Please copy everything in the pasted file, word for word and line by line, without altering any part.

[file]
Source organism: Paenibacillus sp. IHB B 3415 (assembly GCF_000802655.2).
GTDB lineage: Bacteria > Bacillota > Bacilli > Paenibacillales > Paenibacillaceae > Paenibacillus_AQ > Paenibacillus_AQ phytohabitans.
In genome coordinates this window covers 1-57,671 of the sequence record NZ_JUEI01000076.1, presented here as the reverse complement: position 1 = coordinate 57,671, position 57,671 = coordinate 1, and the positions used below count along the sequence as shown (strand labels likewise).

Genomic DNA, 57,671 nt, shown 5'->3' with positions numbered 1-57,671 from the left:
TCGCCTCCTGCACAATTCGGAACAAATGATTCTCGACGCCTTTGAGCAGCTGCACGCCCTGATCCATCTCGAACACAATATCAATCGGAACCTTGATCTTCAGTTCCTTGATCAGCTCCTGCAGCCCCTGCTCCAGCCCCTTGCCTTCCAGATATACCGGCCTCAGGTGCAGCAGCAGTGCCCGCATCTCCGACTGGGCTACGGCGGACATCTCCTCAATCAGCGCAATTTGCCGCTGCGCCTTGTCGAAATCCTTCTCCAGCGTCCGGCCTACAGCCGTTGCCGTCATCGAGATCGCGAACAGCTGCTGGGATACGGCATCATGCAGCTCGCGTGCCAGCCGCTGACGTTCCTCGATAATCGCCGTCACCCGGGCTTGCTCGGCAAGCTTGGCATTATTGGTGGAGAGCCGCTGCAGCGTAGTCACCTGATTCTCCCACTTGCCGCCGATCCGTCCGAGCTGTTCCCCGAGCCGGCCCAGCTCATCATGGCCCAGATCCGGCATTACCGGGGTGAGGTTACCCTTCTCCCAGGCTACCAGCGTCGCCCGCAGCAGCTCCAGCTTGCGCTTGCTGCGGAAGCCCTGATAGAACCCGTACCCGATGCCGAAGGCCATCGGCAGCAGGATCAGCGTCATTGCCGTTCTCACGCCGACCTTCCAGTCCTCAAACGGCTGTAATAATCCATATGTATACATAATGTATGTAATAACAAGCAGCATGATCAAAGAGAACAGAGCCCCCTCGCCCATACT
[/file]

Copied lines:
Source organism: Paenibacillus sp. IHB B 3415 (assembly GCF_000802655.2).
GTDB lineage: Bacteria > Bacillota > Bacilli > Paenibacillales > Paenibacillaceae > Paenibacillus_AQ > Paenibacillus_AQ phytohabitans.
In genome coordinates this window covers 1-57,671 of the sequence record NZ_JUEI01000076.1, presented here as the reverse complement: position 1 = coordinate 57,671, position 57,671 = coordinate 1, and the positions used below count along the sequence as shown (strand labels likewise).

Genomic DNA, 57,671 nt, shown 5'->3' with positions numbered 1-57,671 from the left:
TCGCCTCCTGCACAATTCGGAACAAATGATTCTCGACGCCTTTGAGCAGCTGCACGCCCTGATCCATCTCGAACACAATATCAATCGGAACCTTGATCTTCAGTTCCTTGATCAGCTCCTGCAGCCCCTGCTCCAGCCCCTTGCCTTCCAGATATACCGGCCTCAGGTGCAGCAGCAGTGCCCGCATCTCCGACTGGGCTACGGCGGACATCTCCTCAATCAGCGCAATTTGCCGCTGCGCCTTGTCGAAATCCTTCTCCAGCGTCCGGCCTACAGCCGTTGCCGTCATCGAGATCGCGAACAGCTGCTGGGATACGGCATCATGCAGCTCGCGTGCCAGCCGCTGACGTTCCTCGATAATCGCCGTCACCCGGGCTTGCTCGGCAAGCTTGGCATTATTGGTGGAGAGCCGCTGCAGCGTAGTCACCTGATTCTCCCACTTGCCGCCGATCCGTCCGAGCTGTTCCCCGAGCCGGCCCAGCTCATCATGGCCCAGATCCGGCATTACCGGGGTGAGGTTACCCTTCTCCCAGGCTACCAGCGTCGCCCGCAGCAGCTCCAGCTTGCGCTTGCTGCGGAAGCCCTGATAGAACCCGTACCCGATGCCGAAGGCCATCGGCAGCAGGATCAGCGTCATTGCCGTTCTCACGCCGACCTTCCAGTCCTCAAACGGCTGTAATAATCCATATGTATACATAATGTATGTAATAACAAGCAGCATGATCAAAGAGAACAGAGCCCCCTCGCCCATACT